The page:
Inflationary pressures have put the industrial real estate sector under enormous strain. Rising commodity and energy prices, high interest rates have heightened investor concerns and capital owners continue to hold off on new investments. On the occupier side, on the other hand, demand has remained unbroken, with inflation expected to stabilise by the end of 2023, allowing the overall market to rebound.
Logistics will continue to drive real estate investments
Robert Dobrzycki, CEO Panattoni, sees a lot of market uncertainty around office, retail and even residential property in Europe. While the logistics sector is on a stronger footing, a further recovery is expected from this year. The main ingredients driving this growing interest are given: the underlying technology; the rise of e-commerce; and different types of distribution such as megacentres and last mile logistics.
"Central and Eastern Europe stands to benefit more from the supply chain nearshore outsourcing trend in the short to medium term, but in the long term the biggest overall driver will be the continued expansion of e-commerce. Investors tend to underestimate the potential of Central and Eastern Europe. Logistics rents in Poland increased by 25-30% last year, but on average they are still the lowest in Europe, which represents an amazing investment opportunity" – he explained.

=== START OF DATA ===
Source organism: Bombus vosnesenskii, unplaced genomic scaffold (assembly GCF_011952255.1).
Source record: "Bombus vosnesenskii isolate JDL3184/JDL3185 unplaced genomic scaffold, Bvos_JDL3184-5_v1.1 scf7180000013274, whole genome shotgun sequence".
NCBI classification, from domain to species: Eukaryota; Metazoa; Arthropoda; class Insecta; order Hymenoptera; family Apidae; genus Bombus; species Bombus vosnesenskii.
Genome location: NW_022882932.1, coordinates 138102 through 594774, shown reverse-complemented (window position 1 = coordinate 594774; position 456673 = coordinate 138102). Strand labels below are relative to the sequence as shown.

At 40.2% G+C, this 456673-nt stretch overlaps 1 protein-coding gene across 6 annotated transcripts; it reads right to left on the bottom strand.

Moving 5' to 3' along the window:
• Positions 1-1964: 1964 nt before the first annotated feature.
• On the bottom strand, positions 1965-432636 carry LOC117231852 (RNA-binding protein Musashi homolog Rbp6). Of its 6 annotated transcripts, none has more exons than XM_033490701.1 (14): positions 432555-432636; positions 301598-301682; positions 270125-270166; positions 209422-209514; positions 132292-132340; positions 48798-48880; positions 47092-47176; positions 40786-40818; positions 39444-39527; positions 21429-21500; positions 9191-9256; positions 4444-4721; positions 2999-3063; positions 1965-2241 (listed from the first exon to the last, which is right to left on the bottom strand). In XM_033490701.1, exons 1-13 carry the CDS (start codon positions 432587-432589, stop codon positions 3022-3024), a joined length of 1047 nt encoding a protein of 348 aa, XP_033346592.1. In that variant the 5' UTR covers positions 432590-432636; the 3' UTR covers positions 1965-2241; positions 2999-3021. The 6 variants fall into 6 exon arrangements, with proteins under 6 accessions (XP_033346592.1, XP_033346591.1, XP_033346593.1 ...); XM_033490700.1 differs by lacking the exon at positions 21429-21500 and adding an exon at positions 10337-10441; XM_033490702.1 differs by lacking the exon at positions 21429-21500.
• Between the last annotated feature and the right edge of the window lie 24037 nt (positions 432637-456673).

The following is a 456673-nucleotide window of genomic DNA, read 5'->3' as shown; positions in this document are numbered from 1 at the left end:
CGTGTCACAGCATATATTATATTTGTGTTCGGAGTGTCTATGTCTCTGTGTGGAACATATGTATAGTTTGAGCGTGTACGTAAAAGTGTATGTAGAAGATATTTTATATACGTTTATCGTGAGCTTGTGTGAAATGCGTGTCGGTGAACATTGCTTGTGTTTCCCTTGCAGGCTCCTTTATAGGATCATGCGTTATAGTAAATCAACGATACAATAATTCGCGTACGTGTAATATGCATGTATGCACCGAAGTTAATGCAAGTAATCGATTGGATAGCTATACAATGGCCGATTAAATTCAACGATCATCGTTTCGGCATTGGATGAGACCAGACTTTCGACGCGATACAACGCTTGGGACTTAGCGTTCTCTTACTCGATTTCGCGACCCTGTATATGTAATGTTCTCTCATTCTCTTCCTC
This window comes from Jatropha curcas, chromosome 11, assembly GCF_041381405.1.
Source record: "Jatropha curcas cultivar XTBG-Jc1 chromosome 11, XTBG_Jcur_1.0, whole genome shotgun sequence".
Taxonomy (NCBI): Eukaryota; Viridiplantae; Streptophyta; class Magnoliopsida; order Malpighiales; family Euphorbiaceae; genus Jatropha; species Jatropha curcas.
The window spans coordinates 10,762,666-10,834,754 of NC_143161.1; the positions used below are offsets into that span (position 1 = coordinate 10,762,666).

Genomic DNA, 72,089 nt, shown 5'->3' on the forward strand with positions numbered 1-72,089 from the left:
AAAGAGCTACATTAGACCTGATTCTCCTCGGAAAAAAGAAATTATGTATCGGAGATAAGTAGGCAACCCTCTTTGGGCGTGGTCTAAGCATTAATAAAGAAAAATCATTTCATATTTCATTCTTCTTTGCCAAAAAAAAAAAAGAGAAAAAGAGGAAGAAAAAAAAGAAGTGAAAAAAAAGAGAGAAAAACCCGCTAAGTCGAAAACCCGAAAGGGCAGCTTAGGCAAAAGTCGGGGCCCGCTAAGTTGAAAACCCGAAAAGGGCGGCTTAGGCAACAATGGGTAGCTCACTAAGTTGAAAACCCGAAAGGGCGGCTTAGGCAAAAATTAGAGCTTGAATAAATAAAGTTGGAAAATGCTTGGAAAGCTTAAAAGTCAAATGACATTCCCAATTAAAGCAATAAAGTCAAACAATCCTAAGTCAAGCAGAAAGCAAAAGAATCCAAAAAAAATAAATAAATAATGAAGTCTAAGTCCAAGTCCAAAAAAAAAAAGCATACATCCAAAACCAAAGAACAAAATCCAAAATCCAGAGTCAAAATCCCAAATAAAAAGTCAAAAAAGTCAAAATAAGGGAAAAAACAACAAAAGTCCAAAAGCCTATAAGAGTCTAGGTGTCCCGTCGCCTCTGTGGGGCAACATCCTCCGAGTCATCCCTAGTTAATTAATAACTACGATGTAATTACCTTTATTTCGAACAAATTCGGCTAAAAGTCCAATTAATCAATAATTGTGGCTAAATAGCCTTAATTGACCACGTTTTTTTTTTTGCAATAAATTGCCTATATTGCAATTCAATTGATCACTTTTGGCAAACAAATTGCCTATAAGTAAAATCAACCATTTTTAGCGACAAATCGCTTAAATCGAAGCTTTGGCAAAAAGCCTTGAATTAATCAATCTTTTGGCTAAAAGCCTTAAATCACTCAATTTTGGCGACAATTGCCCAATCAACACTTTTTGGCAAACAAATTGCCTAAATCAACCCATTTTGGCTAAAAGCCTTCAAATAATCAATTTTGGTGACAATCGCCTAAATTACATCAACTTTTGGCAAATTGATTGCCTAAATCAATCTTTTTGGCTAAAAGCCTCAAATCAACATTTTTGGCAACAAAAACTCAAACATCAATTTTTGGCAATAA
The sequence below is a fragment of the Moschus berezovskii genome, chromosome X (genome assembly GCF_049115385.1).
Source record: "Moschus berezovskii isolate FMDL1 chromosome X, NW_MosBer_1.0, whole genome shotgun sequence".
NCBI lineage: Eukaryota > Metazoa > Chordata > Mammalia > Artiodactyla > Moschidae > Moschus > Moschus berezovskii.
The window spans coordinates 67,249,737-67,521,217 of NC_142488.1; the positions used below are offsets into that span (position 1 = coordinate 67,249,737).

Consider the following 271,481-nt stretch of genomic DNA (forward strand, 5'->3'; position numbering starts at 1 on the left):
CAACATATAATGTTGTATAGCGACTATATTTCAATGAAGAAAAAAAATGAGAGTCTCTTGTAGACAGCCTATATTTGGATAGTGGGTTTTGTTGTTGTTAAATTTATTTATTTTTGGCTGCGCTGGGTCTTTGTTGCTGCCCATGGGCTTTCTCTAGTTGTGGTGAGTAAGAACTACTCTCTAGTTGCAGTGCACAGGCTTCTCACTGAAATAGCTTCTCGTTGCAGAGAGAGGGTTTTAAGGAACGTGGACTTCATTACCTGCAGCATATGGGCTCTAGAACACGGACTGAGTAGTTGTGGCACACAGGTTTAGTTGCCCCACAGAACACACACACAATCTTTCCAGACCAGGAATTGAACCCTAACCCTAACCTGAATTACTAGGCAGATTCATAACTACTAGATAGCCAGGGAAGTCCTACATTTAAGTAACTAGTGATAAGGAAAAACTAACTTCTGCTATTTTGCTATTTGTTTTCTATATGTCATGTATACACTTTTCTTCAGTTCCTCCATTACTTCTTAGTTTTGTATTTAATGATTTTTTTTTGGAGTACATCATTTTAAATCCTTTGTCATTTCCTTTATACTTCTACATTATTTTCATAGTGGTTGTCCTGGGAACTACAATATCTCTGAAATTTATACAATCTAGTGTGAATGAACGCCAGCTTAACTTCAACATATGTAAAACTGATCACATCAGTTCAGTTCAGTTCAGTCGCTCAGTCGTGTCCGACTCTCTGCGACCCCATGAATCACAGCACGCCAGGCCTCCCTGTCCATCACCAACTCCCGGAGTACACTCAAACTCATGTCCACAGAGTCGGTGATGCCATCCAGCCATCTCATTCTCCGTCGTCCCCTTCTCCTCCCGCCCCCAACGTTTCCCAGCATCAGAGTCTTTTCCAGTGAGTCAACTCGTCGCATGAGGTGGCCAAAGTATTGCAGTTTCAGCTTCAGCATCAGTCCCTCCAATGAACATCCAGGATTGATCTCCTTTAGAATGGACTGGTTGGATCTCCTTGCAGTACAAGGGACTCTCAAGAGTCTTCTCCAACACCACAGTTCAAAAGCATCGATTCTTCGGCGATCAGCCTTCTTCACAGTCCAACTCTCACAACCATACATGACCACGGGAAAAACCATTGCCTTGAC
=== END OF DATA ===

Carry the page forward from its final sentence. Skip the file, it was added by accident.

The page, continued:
Demand remains high for two main logistics property developments in the local market; big box buildings and industrial parks with last mile warehouses. In addition, Panattoni's experts say that the demand from tenants for more modern and energy efficient facilities is becoming more and more pronounced in terms of manufacturing and operational needs. If the economic stabilisation continues, the market will be able to price transactions better. This will have a positive impact on industrial-logistical developments.
The role of sustainability for logistics tenants
In terms of both domestic and international examples in the sector, new investments are increasingly aligned with the Paris Agreement and the net zero emissions targets to be achieved by 2050. Modern operations require efficient, cost-effective use of electricity, water and other natural resources. With rising energy prices, the commitment to energy efficiency has become unquestionable, and installations that meet the most stringent criteria will compete. The various internationally recognised certifications (such as BREEAM or LEED) play a key role in this respect.
"In this competition, those who are able to adapt to clients and tenants with the greatest expertise and flexibility, while taking account of current economic and environmental challenges, will be in the lead. The shift in approach to BTS (built-to-suit) and BTO (built-to-own) projects at European level has also become increasingly pronounced among clients with a demand in the Hungarian market. They are looking at reducing environmental impact as a long-term goal, while energy efficiency is an acute challenge, so they want to use and operate buildings that meet these criteria in terms of both emissions and operation" – said László Kemenes, Managing Director of Panattoni Hungary.